Anyone who’s been a longtime fan of Quinton Jackson knows that the Rampage we’ve seen over the past three years isn’t very much like the Rampage from PRIDE. The guy who was known for his crushing knees, fight ending slams, and brutal ground and pound boiled things down to an effective but less exciting boxing style. I think the one time we’ve ever seen Jackson aggressively using his wrestling in the UFC was when he took on Dan Henderson in 2007. But according to Quinton’s current coach Lance Gibson, we might get to see some oldschool Rampage on Saturday:
Gibson said he’s focused on bringing diversity back into Jackson’s game. While Jackson was under Juanito Ibarra, he faced some criticism about becoming one-dimensional.
According to Compustrike statistics, Jackson has averaged 89 standing strikes over his seven UFC bouts. Eighty of them have been arm strikes (nearly 90 percent), meaning that Jackson practically abandoned kicks and knees even as Ibarra guided him to a UFC championship reign. Jackson eventually split with Ibarra after losing the title to Forrest Griffin in July 2008.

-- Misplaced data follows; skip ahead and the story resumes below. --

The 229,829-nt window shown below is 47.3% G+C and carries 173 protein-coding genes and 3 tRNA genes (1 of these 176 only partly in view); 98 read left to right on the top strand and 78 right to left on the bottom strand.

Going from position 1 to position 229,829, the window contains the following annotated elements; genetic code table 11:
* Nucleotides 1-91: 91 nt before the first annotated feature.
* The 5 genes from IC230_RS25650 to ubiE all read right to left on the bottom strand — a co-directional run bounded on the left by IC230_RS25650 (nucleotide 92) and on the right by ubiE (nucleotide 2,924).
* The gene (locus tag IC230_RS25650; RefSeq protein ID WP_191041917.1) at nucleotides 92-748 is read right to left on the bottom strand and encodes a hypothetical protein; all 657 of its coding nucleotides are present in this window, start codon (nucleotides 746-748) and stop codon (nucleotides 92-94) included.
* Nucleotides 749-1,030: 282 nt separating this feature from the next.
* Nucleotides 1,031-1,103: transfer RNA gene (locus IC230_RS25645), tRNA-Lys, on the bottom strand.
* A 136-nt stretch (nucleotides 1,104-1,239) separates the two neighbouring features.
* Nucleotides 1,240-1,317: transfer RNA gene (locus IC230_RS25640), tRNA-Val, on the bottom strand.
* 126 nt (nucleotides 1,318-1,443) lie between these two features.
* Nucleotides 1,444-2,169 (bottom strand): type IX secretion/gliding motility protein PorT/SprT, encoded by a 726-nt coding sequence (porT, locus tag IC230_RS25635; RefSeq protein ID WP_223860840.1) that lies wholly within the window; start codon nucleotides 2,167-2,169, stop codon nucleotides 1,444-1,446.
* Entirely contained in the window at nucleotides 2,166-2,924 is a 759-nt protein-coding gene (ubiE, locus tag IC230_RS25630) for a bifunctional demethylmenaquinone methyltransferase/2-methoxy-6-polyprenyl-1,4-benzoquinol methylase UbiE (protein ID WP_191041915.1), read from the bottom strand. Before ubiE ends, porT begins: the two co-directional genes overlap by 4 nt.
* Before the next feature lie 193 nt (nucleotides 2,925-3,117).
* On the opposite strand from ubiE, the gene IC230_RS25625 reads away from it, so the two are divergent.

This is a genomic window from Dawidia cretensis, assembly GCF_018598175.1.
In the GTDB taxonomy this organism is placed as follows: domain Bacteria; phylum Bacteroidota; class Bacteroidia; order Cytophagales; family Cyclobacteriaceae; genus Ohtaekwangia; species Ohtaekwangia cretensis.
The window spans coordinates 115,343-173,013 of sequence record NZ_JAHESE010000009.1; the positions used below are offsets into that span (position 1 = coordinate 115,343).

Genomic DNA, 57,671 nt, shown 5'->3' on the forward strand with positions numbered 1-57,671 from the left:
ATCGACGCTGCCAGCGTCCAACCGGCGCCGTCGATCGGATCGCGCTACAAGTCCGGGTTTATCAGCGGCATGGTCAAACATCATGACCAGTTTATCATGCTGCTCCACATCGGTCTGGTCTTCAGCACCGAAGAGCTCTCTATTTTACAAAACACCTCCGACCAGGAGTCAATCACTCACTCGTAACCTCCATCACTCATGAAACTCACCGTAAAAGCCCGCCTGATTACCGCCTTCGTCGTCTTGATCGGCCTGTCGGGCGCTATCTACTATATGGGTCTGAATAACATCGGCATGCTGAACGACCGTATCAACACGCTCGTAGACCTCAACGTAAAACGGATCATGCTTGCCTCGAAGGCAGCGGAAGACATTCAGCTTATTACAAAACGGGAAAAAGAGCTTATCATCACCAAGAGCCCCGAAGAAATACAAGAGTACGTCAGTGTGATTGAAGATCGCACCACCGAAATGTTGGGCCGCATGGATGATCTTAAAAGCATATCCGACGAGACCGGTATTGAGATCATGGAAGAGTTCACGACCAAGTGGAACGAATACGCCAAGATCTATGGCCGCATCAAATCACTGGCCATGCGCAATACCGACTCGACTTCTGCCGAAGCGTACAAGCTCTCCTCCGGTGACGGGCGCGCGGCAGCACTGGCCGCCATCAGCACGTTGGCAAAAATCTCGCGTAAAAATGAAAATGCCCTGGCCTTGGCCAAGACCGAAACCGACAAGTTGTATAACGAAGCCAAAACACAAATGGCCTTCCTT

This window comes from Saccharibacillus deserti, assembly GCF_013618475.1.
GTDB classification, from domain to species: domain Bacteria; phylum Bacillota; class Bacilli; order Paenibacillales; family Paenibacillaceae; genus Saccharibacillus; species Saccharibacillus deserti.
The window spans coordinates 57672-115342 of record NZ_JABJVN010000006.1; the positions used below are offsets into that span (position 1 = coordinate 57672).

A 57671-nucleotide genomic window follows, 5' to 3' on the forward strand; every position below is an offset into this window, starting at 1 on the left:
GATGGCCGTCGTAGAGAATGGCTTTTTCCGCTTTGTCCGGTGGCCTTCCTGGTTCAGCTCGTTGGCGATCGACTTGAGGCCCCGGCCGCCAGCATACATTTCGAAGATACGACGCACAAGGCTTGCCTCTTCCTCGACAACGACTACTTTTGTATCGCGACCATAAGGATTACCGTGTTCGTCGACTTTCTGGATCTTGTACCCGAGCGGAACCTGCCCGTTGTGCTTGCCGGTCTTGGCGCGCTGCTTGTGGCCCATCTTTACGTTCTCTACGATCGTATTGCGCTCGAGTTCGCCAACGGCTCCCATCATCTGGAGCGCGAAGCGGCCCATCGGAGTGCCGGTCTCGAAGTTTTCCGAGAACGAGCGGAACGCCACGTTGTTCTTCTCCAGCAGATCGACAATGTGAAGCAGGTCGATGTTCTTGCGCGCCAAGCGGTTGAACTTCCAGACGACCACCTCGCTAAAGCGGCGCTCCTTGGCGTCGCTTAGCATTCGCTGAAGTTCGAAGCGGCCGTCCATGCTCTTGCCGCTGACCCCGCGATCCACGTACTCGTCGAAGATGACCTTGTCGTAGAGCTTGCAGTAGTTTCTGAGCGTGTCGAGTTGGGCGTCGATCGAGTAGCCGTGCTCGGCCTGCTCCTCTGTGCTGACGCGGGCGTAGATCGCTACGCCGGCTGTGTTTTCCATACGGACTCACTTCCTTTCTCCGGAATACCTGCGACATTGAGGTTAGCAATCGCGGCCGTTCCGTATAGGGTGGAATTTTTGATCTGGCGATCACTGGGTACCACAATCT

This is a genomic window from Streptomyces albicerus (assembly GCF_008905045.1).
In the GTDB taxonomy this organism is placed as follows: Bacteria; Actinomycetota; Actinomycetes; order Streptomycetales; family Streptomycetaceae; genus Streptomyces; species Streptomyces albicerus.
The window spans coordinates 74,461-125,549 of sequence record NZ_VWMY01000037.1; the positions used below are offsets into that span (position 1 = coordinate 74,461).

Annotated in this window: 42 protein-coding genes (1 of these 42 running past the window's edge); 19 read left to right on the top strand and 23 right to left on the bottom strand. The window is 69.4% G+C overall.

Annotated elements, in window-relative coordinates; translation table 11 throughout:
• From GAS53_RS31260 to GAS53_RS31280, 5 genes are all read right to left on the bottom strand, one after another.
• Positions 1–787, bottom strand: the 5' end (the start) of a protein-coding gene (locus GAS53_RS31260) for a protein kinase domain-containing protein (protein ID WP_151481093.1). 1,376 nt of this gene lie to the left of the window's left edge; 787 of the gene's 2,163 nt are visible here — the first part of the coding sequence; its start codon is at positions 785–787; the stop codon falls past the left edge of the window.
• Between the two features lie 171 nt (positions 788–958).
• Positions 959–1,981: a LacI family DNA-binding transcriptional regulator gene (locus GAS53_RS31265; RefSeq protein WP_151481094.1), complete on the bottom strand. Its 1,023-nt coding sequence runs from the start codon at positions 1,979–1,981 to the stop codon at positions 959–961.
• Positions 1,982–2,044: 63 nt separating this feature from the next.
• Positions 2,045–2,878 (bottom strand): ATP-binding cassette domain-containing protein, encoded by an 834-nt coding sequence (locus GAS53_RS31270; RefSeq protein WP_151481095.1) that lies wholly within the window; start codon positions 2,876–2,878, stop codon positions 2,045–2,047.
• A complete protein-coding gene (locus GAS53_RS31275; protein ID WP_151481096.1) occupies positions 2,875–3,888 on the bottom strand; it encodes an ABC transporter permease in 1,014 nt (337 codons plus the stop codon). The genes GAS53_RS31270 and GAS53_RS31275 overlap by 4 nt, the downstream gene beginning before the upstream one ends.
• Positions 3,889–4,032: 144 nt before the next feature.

“I’m bringing back the old Rampage, but new and improved plus more,” Gibson said. “The guy with takedowns, slams, punches, kicks. The man’s got vicious kicks and elbows, and nobody’s seen it yet because he had a manager and trainer who was just a boxer, and he got him in that state of mind. But now he’s ready to go.”
Here’s hoping this is true because there’s still a pretty good chance Quinton will be hitting nothing but thin air on Saturday with his punches. Shogun already showed off a blueprint to defeat Machida, but I have a hard time imagining Rampage being that effective with leg kicks. If he does get back to his roots though, I can definitely see him taking Machida down and pounding on him. That’s still a pretty big ‘if’, though.